In 2012, he shot 77-76 on the weekend after finishing two rounds one stroke from the lead. In 2018, his third-round 65 set up a showdown with Patrick Reed, but he posted a 74 and dropped to fifth. He took fifth again last year, but his opening 77 meant he never really contended.
Cowen, his new coach, told reporters that he wants McIlroy to think less about how great he has been and focus more on how great he can be, and Rory bought in to the philosophy.
“I feel like there has been a lot of looking back to try to go forward instead of just saying, ‘OK this is where we are, this is the present, this is what I have to work with and let’s go forward from here,’ ” McIlroy said. The plan now “is this is what I have to work with and we go from here.”
He could not like what he saw Thursday. Barring an overnight change in form, that career grand slam anvil will haunt him for at least another year.
Golfers with career grand slam
Gene Sarazen — first major 1922; complete slam 1935
Ben Hogan — first major 1946; complete slam 1953
Gary Player — first major 1959; complete slam 1965
Jack Nicklaus — first major 1963; complete slam 1966
Tiger Woods — first major 1997; complete slam 2000
Golfers searching for grand slam but missing a major
Walter Hagen — 11 majors; missing Masters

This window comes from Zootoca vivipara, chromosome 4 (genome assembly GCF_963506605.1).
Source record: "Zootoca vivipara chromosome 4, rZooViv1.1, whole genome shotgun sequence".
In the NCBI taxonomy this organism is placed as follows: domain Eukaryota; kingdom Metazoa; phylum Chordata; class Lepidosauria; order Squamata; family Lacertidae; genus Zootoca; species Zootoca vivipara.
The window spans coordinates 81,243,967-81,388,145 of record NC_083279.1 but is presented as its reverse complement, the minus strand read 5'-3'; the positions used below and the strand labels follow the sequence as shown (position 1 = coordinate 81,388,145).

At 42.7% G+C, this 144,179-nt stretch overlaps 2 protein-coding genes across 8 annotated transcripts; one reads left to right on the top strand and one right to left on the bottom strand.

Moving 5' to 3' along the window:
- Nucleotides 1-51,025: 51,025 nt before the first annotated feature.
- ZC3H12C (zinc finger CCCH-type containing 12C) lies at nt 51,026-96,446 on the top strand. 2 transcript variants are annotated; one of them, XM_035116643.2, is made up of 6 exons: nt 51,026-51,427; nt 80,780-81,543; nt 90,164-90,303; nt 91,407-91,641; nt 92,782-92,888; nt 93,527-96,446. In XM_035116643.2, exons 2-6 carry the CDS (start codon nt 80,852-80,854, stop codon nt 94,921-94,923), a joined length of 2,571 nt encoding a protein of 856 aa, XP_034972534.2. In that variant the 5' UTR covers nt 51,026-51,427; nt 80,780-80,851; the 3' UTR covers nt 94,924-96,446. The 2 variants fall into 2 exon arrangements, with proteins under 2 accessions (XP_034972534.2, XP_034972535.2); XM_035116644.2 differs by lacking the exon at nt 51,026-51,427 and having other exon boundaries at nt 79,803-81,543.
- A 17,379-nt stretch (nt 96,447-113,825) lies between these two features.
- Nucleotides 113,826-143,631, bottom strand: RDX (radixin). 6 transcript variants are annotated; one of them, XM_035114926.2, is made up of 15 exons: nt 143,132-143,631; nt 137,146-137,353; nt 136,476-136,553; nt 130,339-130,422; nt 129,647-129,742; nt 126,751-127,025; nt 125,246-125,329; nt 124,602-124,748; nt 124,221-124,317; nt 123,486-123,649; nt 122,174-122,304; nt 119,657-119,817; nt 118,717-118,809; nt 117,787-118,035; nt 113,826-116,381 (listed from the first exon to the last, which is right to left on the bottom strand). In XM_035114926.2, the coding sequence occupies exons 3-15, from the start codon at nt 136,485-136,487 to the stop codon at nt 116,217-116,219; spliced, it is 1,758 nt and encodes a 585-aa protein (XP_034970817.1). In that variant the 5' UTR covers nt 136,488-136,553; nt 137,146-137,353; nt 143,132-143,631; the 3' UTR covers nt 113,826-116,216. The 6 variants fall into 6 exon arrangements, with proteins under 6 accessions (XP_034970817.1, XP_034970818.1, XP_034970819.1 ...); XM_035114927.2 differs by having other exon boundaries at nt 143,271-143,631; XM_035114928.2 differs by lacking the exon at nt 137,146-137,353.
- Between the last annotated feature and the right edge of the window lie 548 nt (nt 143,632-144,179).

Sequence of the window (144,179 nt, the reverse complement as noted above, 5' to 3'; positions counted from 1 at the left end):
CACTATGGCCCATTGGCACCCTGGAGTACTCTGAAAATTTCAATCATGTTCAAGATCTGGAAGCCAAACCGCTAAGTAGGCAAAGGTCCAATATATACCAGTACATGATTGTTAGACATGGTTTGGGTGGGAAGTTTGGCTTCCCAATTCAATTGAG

Jim Barnes — 4 majors; missing Masters
Lee Trevino — 6 majors; missing Masters
Rory McIlroy — 4 majors; missing Masters
Tommy Armour — 3 majors; missing Masters
Sam Snead — 7 majors; missing U.S. Open
Phil Mickelson — 5 majors; missing U.S. Open
Byron Nelson — 5 majors; missing British Open
Raymond Floyd — 4 majors; missing British Open
Tom Watson — 8 majors; missing PGA
Arnold Palmer — 7 majors; missing PGA
Jordan Spieth — 3 majors; missing PGA
Note: Hagen and Armour played in the Masters, established in 1934, toward the end or their careers. Barnes retired before the Masters started.
Friday Masters tee times
8 a.m. — Vijay Singh, Martin Laird
8:12 a.m. — Larry Mize, Jimmy Walker, Brian Gay
8:24 a.m. — Carlos Ortiz, Mackenzie Hughes, Bernd Wiesberger
8:36 a.m. — Mike Weir, C.T. Pan, Robert MacIntyre
8:48 a.m. — Jose Maria Olazabal, Matt Wallace, Lanto Griffin
9 a.m. — Victor Perez, Jason Kokrak, Marc Leishman
9:12 a.m. — Fred Couples, Francesco Molinari, a-Charles Osborne
9:24 a.m. — Zach Johnson, Kevin Na, Gary Woodland
9:36 a.m. — Shane Lowry, Justin Rose, Matt Kuchar
9:48 a.m. — Billy Horschel, Tyrrell Hatton, Ryan Palmer
10:06 a.m. — Phil Mickelson, Tommy Fleetwood, Scottie Scheffler
10:18 a.m. — Patrick Cantlay, Sungjae Im, Matt Fitzpatrick
10:30 a.m. — Adam Scott, Bryson DeChambeau, Max Homa
10:42 a.m. — Tony Finau, Louis Oosthuizen, Justin Thomas
10:54 a.m. — Jordan Spieth, Cameron Smith, Collin Morikawa
11:06 a.m. — Michael Thompson, Hudson Swafford
11:18 a.m. — Sandy Lyle, Matt Jones, Dylan Frittelli
11:30 a.m. — Ian Woosnam, Jim Herman, Stewart Cink
11:42 a.m. — Sebastian Munoz, Henrik Stenson, Robert Streb
11:54 a.m. — Bernhard Langer, Will Zalatoris, a-Joe Long
12:12 p.m. — Brian Harman, Ian Poulter, Brendon Todd
12:24 p.m. — Charl Schwartzel, Si Woo Kim, Corey Conners
12:36 p.m. — Danny Willett, Joaquin Niemann, Kevin Kisner
12:48 p.m. — Jason Day, Matthew Wolff, Cameron Champ
1 p.m. — Hideki Matsuyama, Harris English, Abraham Ancer
1:12 p.m. — Bubba Watson, Brooks Koepka, Viktor Hovland
1:24 p.m. — Sergio Garcia, Webb Simpson, Christiaan Bezuidenhout
1:36 p.m. — Dustin Johnson, Lee Westwood, a-Tylre Strafaci
1:48 p.m. — Xander Schauffele, Jon Rahm, Rory McIlroy
2 p.m. — Patrick Reed, Daniel Berger, Paul Casey